Relationships founded on trust are highly valued, especially in relationships between a boss and employee. The best company cultures, where collaboration is humming and the needle is moving on performance, demonstrate a high degree of trust. Marcel Schwantes, founder of Leadership from the Core, believes that trust starts with the people you've placed in leadership positions.

Great Place to Work, the global research consultancy, recently found that 92% of employees believe that their managers are people they can trust.

Not every person in charge of another person has the awareness to know which behaviors produce the kind of trust that motivates and inspires others. For those that do, it is a continuous journey of personal development. In their journey, they'll most likely find that without these things being displayed day in and day out, trust is absent.

Here are 5 leadership habits that lead to trust, according to Schwantes:

1. Be willing to trust and believe in your people first.

Conventional thinking says that people have to earn trust, and if they violate it, it's difficult to earn it back, right? But it has been found, in high-performing work cultures, that leaders are willing to give trust to their followers, as a gift, even before it's earned.

2. Lead from humility, not hubris.

"Good to Great" author Jim Collins has probably dedicated more time to researching and writing about humble leaders than any other topic in his landmark study of Level 5 Leadership. If humility is a word that makes you cringe, consider the evidence.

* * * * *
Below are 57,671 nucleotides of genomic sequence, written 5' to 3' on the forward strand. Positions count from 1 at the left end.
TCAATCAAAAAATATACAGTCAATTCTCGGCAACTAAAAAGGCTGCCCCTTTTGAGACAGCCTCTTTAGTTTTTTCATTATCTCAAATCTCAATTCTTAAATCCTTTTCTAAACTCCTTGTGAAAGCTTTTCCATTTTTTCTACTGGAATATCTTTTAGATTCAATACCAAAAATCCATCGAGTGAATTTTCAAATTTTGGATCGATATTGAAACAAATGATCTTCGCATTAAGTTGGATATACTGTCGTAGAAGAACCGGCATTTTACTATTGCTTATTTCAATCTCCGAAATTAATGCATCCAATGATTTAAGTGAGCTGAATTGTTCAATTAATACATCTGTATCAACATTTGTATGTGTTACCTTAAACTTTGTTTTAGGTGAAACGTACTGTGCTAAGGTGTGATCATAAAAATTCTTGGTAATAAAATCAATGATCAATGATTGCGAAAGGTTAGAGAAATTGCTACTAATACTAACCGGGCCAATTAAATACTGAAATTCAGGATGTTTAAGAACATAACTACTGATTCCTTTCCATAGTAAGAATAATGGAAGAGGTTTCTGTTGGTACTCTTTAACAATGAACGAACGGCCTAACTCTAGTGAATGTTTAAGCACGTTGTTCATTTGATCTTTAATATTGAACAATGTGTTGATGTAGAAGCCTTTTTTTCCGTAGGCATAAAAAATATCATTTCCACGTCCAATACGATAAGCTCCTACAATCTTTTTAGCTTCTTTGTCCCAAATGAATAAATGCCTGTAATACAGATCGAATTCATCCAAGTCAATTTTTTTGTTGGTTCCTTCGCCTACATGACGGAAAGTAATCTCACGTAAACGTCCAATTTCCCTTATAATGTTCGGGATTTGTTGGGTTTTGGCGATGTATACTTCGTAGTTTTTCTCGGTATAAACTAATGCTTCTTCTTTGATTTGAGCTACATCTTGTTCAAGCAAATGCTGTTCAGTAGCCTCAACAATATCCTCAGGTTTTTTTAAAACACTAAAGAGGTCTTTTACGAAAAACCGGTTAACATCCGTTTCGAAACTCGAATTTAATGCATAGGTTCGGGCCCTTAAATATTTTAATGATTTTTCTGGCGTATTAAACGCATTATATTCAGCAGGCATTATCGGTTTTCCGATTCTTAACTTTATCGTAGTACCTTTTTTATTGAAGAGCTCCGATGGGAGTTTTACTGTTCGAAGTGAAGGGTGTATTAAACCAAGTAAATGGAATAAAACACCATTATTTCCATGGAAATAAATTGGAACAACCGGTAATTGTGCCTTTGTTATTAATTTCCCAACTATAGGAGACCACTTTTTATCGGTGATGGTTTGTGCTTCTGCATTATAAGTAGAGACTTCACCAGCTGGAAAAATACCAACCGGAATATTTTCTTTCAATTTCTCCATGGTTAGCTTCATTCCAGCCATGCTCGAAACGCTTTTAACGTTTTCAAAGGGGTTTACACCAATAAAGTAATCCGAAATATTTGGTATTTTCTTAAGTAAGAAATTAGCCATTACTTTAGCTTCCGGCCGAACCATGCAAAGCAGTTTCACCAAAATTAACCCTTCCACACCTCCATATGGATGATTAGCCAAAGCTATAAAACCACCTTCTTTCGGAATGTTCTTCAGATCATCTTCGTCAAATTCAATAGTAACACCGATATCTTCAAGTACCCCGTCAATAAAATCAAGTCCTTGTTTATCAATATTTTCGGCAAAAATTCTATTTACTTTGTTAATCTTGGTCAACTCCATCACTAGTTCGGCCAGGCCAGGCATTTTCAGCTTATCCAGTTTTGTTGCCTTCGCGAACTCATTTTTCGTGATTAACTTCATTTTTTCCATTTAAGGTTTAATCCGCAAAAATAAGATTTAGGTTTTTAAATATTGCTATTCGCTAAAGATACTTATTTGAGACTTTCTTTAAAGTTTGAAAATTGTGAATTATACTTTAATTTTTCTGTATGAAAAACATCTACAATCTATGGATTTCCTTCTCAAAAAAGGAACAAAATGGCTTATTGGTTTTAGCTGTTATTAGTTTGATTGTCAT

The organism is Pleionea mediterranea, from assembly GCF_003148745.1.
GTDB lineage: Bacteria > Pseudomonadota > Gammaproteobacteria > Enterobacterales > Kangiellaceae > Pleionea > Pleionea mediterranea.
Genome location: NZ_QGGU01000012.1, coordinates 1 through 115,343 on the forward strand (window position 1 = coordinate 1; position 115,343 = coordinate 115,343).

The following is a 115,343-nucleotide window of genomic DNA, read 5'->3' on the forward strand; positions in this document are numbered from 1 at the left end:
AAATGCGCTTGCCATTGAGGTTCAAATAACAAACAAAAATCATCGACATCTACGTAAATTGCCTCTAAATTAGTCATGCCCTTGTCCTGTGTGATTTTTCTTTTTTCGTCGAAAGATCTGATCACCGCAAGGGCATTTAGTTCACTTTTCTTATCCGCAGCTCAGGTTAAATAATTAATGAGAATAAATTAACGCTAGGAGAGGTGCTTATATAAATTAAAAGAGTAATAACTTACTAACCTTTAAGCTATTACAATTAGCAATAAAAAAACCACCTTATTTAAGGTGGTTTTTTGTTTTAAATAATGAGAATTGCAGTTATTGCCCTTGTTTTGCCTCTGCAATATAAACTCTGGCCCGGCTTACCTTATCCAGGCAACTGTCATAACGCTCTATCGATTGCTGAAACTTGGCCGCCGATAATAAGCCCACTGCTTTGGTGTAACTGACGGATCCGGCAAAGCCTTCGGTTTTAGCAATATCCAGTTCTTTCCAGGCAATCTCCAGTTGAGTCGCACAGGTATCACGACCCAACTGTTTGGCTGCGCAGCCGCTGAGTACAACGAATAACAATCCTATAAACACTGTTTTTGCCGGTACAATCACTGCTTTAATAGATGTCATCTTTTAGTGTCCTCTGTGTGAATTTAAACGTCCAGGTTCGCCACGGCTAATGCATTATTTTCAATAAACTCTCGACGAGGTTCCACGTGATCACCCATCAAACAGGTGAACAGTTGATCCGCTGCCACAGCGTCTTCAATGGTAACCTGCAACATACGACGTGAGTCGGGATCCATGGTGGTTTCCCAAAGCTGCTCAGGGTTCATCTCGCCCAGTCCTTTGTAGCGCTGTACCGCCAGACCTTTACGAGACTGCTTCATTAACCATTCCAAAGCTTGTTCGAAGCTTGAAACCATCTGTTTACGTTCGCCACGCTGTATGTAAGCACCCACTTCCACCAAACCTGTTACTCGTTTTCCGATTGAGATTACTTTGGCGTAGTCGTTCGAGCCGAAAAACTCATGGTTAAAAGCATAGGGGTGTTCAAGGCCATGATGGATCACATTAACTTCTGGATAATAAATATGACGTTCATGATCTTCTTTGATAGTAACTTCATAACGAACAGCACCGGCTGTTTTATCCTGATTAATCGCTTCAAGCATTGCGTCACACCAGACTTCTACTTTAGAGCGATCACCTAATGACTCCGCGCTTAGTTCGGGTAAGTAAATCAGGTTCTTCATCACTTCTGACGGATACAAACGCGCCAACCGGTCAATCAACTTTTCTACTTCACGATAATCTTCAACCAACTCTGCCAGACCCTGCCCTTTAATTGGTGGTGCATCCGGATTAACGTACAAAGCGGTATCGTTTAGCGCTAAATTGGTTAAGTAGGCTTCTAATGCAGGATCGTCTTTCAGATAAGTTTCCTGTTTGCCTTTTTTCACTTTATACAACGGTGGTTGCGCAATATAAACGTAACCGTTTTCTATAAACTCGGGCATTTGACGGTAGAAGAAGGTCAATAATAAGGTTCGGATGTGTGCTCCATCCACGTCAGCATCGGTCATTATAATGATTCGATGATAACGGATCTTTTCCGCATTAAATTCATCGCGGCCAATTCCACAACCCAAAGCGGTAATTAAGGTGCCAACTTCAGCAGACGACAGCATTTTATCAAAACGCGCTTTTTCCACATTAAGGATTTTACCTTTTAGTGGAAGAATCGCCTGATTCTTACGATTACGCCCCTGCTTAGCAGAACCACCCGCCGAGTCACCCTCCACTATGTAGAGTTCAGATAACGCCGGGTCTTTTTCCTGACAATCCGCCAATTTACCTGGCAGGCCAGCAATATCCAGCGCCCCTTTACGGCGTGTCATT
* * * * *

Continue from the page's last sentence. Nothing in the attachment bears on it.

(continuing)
“Level 5 leaders channel their ego needs away from themselves and into the larger goal of building a great company. It's not that Level 5 leaders have no ego or self-interest. Indeed, they are incredibly ambitious — but their ambition is first and foremost for the institution, not themselves,” Collins says.

In essence, humble leaders achieve greatness without arrogance. They shift from ego to humility, which can drastically alter the outcome to their advantage.

3. Give the team the credit.

Leaders who deflect the spotlight away from themselves and allow their team members to shine in it gain respect and trust at an alarming rate. There is something very liberating for employees when they receive credit.

4. Seek input.

Effective communication isn't just about talking; it is also the ability to listen and understand what's happening on the other side of the fence. Leaders that you can trust seek others' input on how something is working, or how they are showing up in their leadership path. They might ask: "How am I doing?" or "Can I get your input or opinion on this strategy?" 

5. Share information.

Information is power and one of the best ways to build a sense of trust in people. It may mean disclosing information that is considered privileged, but it communicates trust.

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